Some businesses resist acceptance testing, considering it as an unnecessary expenditure. However, the relatively modest costs of acceptance testing far outweigh the software problems it can pre-empt. Acceptance testing identifies potential defects at an early stage, where the costs involved to remedy them are marginal.
Acceptance testing also flags potential installation issues. Ordinarily, verification processes focus squarely on software errors. By targeting installation-specific issues, developers can be confident that final software solutions will perform smoothly at every stage.
Finally, using this method of testing is useful in enhancing user confidence. In the case of user acceptance testing, the user will develop greater insights into the software that aid usability when the software is finally launched more generally.
Involving Non-Testers in Acceptance Testing
Shared quality ownership should be a core philosophy for any agile development team. As such, team members need to be involved in this method of testing. In a typical scenario, an experienced tester takes charge, while non-testers are also actively involved.
Involving non-testers in acceptance testing can be achieved in various ways. One approach is pair testing. If you’re looking to embrace a more transparent approach, pair testing is the way to go. Pair testing combines a developer with a tester, although team composition can vary. This makes it ideal for those looking to involve non-testers. As non-testers are encouraged to ask questions of the tester in this scenario, their role is particularly valuable here.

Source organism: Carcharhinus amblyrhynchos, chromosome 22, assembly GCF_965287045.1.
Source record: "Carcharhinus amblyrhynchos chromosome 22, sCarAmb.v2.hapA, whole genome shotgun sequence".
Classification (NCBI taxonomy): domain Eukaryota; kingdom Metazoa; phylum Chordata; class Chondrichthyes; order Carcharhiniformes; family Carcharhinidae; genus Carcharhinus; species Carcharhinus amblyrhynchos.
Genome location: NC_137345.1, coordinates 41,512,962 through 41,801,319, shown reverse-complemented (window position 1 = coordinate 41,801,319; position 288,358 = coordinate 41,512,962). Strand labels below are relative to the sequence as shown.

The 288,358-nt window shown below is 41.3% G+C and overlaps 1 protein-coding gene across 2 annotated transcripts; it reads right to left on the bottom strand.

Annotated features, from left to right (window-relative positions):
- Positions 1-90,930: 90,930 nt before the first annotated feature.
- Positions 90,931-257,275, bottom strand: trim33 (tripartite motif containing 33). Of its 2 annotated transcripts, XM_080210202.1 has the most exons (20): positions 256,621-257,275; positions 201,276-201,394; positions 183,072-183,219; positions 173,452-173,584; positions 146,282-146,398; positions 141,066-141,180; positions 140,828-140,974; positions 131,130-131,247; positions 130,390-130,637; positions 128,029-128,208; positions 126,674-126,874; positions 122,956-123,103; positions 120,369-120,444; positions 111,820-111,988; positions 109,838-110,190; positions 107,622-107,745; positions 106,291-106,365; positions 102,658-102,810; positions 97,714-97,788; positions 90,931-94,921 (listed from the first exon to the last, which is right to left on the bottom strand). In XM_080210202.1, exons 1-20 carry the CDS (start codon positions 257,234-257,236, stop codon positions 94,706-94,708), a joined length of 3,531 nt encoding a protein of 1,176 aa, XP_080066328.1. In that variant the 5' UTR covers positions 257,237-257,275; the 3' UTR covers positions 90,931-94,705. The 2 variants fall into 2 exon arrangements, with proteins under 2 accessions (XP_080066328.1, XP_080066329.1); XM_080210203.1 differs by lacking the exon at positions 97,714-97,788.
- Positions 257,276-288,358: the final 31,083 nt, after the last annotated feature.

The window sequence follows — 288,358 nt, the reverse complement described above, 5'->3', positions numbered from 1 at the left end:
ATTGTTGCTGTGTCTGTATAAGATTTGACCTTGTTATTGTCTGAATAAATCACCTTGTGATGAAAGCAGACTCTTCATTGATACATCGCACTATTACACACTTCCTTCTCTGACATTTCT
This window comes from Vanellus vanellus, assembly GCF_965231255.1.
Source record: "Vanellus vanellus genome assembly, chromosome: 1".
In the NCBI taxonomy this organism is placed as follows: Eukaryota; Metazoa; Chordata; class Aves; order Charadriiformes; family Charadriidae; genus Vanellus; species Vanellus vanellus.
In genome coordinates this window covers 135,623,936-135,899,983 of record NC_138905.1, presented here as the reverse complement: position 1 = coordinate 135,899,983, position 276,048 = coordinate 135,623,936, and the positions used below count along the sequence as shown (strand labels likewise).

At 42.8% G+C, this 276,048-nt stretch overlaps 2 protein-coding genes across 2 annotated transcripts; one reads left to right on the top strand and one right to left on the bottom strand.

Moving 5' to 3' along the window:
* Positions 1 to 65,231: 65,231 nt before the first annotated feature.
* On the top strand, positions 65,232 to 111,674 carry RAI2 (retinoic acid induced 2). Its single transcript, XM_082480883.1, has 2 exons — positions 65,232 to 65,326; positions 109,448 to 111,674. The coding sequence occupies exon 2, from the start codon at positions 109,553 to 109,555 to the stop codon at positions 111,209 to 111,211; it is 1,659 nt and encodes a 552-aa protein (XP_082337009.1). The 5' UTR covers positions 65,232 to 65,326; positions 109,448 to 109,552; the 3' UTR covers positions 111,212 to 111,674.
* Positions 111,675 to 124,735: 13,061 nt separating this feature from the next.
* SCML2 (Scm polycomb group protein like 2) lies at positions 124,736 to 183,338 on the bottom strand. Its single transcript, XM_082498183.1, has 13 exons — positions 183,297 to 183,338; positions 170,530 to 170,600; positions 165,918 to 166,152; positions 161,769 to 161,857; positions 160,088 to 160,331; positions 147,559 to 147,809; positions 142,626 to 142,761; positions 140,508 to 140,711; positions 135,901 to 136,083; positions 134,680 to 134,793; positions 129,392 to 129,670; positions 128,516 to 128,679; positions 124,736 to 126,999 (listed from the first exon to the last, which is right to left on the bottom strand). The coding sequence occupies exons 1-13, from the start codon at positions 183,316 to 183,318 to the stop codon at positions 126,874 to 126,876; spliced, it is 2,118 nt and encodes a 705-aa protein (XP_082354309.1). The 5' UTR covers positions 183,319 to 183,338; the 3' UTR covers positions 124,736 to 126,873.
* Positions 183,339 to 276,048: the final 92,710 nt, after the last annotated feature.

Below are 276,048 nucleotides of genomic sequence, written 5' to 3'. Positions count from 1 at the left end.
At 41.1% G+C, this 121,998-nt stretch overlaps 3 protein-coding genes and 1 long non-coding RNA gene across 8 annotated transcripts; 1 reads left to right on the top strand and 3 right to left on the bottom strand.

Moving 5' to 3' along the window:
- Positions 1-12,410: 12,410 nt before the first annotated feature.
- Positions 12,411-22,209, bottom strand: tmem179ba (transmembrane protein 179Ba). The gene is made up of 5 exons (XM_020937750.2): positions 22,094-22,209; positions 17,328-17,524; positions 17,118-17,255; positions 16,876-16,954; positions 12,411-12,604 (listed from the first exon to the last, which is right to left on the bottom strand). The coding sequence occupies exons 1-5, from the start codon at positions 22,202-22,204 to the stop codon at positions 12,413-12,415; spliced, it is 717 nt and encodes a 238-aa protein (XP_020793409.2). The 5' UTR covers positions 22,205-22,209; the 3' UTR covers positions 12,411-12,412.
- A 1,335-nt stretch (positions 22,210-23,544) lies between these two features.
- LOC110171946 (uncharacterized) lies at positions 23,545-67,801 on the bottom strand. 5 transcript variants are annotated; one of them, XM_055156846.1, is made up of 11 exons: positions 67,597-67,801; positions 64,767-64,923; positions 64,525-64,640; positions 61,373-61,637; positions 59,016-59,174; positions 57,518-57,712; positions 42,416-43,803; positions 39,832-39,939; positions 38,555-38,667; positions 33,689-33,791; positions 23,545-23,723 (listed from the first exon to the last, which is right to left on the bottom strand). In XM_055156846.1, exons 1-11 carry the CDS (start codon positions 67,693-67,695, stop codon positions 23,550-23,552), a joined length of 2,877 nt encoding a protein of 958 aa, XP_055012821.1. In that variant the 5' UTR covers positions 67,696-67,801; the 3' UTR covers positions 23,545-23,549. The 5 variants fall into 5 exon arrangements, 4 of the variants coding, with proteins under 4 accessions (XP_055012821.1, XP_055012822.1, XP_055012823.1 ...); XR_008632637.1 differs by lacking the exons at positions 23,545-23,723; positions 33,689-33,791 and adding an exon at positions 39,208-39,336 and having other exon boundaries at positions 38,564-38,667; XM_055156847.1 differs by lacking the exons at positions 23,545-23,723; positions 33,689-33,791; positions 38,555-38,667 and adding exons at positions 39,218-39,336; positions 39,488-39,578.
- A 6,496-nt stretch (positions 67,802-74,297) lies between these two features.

Compared to other approaches, pair testing can prove time-consuming. However, investing the additional time is more than worth the eventual payoff. Most importantly, pair testing provides value to everyone participating.
Embrace Test Activities
In many situations, pair testing may not be feasible. If your teams are working remotely, traditional pair testing exercises can’t be carried out. However, if you do benefit from a centralised workforce, it makes sense to play to the strengths of your team. Utilise different test activities that are tailored to the expertise of individual non-testers. This will ensure that when testing is carried out, you’ll benefit from far richer insights. Again, this method can prove time-consuming. However, it’s a great way of leveraging the skills of a multi-disciplined team effectively.